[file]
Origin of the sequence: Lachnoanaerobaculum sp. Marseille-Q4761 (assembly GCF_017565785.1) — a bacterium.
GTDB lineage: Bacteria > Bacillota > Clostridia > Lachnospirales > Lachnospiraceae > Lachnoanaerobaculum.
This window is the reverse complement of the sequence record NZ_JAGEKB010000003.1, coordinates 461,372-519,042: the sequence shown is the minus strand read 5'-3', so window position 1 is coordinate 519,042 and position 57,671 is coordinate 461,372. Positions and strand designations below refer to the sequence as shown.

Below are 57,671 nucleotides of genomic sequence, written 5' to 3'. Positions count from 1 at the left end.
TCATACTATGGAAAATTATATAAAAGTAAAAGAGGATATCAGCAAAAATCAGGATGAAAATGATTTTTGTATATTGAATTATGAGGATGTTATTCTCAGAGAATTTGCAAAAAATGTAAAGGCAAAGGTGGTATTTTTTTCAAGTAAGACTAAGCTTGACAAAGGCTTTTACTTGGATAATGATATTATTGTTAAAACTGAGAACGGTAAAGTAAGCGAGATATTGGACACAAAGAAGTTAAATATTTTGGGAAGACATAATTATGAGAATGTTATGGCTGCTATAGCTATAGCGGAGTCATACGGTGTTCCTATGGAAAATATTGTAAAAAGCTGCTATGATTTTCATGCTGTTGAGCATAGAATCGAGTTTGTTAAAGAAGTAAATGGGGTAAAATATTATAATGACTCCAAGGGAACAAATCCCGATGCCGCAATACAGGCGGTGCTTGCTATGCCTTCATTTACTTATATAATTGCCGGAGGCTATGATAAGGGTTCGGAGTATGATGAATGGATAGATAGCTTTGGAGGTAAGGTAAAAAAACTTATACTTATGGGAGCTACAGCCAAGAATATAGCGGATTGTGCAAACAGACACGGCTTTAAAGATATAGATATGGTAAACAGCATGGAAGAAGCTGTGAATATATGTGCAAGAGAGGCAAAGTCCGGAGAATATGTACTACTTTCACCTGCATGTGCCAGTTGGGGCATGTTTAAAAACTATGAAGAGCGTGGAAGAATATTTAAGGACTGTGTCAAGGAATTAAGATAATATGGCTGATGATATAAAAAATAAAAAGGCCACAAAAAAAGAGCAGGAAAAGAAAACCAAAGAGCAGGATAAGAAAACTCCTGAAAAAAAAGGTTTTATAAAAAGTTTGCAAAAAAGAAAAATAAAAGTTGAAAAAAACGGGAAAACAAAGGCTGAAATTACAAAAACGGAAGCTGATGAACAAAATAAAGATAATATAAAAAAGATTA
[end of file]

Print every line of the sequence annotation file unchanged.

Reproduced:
Origin of the sequence: Lachnoanaerobaculum sp. Marseille-Q4761 (assembly GCF_017565785.1) — a bacterium.
GTDB lineage: Bacteria > Bacillota > Clostridia > Lachnospirales > Lachnospiraceae > Lachnoanaerobaculum.
This window is the reverse complement of the sequence record NZ_JAGEKB010000003.1, coordinates 461,372-519,042: the sequence shown is the minus strand read 5'-3', so window position 1 is coordinate 519,042 and position 57,671 is coordinate 461,372. Positions and strand designations below refer to the sequence as shown.

Below are 57,671 nucleotides of genomic sequence, written 5' to 3'. Positions count from 1 at the left end.
TCATACTATGGAAAATTATATAAAAGTAAAAGAGGATATCAGCAAAAATCAGGATGAAAATGATTTTTGTATATTGAATTATGAGGATGTTATTCTCAGAGAATTTGCAAAAAATGTAAAGGCAAAGGTGGTATTTTTTTCAAGTAAGACTAAGCTTGACAAAGGCTTTTACTTGGATAATGATATTATTGTTAAAACTGAGAACGGTAAAGTAAGCGAGATATTGGACACAAAGAAGTTAAATATTTTGGGAAGACATAATTATGAGAATGTTATGGCTGCTATAGCTATAGCGGAGTCATACGGTGTTCCTATGGAAAATATTGTAAAAAGCTGCTATGATTTTCATGCTGTTGAGCATAGAATCGAGTTTGTTAAAGAAGTAAATGGGGTAAAATATTATAATGACTCCAAGGGAACAAATCCCGATGCCGCAATACAGGCGGTGCTTGCTATGCCTTCATTTACTTATATAATTGCCGGAGGCTATGATAAGGGTTCGGAGTATGATGAATGGATAGATAGCTTTGGAGGTAAGGTAAAAAAACTTATACTTATGGGAGCTACAGCCAAGAATATAGCGGATTGTGCAAACAGACACGGCTTTAAAGATATAGATATGGTAAACAGCATGGAAGAAGCTGTGAATATATGTGCAAGAGAGGCAAAGTCCGGAGAATATGTACTACTTTCACCTGCATGTGCCAGTTGGGGCATGTTTAAAAACTATGAAGAGCGTGGAAGAATATTTAAGGACTGTGTCAAGGAATTAAGATAATATGGCTGATGATATAAAAAATAAAAAGGCCACAAAAAAAGAGCAGGAAAAGAAAACCAAAGAGCAGGATAAGAAAACTCCTGAAAAAAAAGGTTTTATAAAAAGTTTGCAAAAAAGAAAAATAAAAGTTGAAAAAAACGGGAAAACAAAGGCTGAAATTACAAAAACGGAAGCTGATGAACAAAATAAAGATAATATAAAAAAGATTA